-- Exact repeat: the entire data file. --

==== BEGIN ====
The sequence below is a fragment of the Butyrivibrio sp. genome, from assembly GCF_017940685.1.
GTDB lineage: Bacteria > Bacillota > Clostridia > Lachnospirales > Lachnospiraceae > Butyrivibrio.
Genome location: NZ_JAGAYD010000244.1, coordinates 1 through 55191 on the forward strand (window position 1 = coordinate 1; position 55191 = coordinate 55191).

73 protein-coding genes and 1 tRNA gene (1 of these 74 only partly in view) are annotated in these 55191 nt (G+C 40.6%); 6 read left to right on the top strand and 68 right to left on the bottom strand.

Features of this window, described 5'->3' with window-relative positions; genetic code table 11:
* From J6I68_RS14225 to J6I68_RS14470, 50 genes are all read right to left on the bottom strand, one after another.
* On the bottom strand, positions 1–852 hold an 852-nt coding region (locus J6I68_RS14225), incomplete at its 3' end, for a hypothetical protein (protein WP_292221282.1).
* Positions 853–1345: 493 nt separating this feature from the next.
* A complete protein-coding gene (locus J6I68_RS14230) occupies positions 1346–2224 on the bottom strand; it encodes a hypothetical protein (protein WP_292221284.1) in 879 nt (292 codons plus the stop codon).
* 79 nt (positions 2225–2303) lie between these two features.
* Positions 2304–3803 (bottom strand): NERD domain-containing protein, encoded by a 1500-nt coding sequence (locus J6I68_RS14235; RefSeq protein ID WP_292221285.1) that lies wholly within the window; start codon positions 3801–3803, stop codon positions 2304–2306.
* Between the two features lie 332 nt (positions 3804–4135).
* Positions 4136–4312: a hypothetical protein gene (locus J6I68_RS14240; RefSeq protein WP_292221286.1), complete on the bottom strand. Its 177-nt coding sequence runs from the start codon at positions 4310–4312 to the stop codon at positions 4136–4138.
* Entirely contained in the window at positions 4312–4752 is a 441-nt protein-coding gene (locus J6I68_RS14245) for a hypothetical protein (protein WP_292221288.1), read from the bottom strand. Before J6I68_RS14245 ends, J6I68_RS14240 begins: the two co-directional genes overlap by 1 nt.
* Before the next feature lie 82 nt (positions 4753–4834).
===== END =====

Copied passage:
The sequence below is a fragment of the Butyrivibrio sp. genome, from assembly GCF_017940685.1.
GTDB lineage: Bacteria > Bacillota > Clostridia > Lachnospirales > Lachnospiraceae > Butyrivibrio.
Genome location: NZ_JAGAYD010000244.1, coordinates 1 through 55191 on the forward strand (window position 1 = coordinate 1; position 55191 = coordinate 55191).

73 protein-coding genes and 1 tRNA gene (1 of these 74 only partly in view) are annotated in these 55191 nt (G+C 40.6%); 6 read left to right on the top strand and 68 right to left on the bottom strand.

Features of this window, described 5'->3' with window-relative positions; genetic code table 11:
* From J6I68_RS14225 to J6I68_RS14470, 50 genes are all read right to left on the bottom strand, one after another.
* On the bottom strand, positions 1–852 hold an 852-nt coding region (locus J6I68_RS14225), incomplete at its 3' end, for a hypothetical protein (protein WP_292221282.1).
* Positions 853–1345: 493 nt separating this feature from the next.
* A complete protein-coding gene (locus J6I68_RS14230) occupies positions 1346–2224 on the bottom strand; it encodes a hypothetical protein (protein WP_292221284.1) in 879 nt (292 codons plus the stop codon).
* 79 nt (positions 2225–2303) lie between these two features.
* Positions 2304–3803 (bottom strand): NERD domain-containing protein, encoded by a 1500-nt coding sequence (locus J6I68_RS14235; RefSeq protein ID WP_292221285.1) that lies wholly within the window; start codon positions 3801–3803, stop codon positions 2304–2306.
* Between the two features lie 332 nt (positions 3804–4135).
* Positions 4136–4312: a hypothetical protein gene (locus J6I68_RS14240; RefSeq protein WP_292221286.1), complete on the bottom strand. Its 177-nt coding sequence runs from the start codon at positions 4310–4312 to the stop codon at positions 4136–4138.
* Entirely contained in the window at positions 4312–4752 is a 441-nt protein-coding gene (locus J6I68_RS14245) for a hypothetical protein (protein WP_292221288.1), read from the bottom strand. Before J6I68_RS14245 ends, J6I68_RS14240 begins: the two co-directional genes overlap by 1 nt.
* Before the next feature lie 82 nt (positions 4753–4834).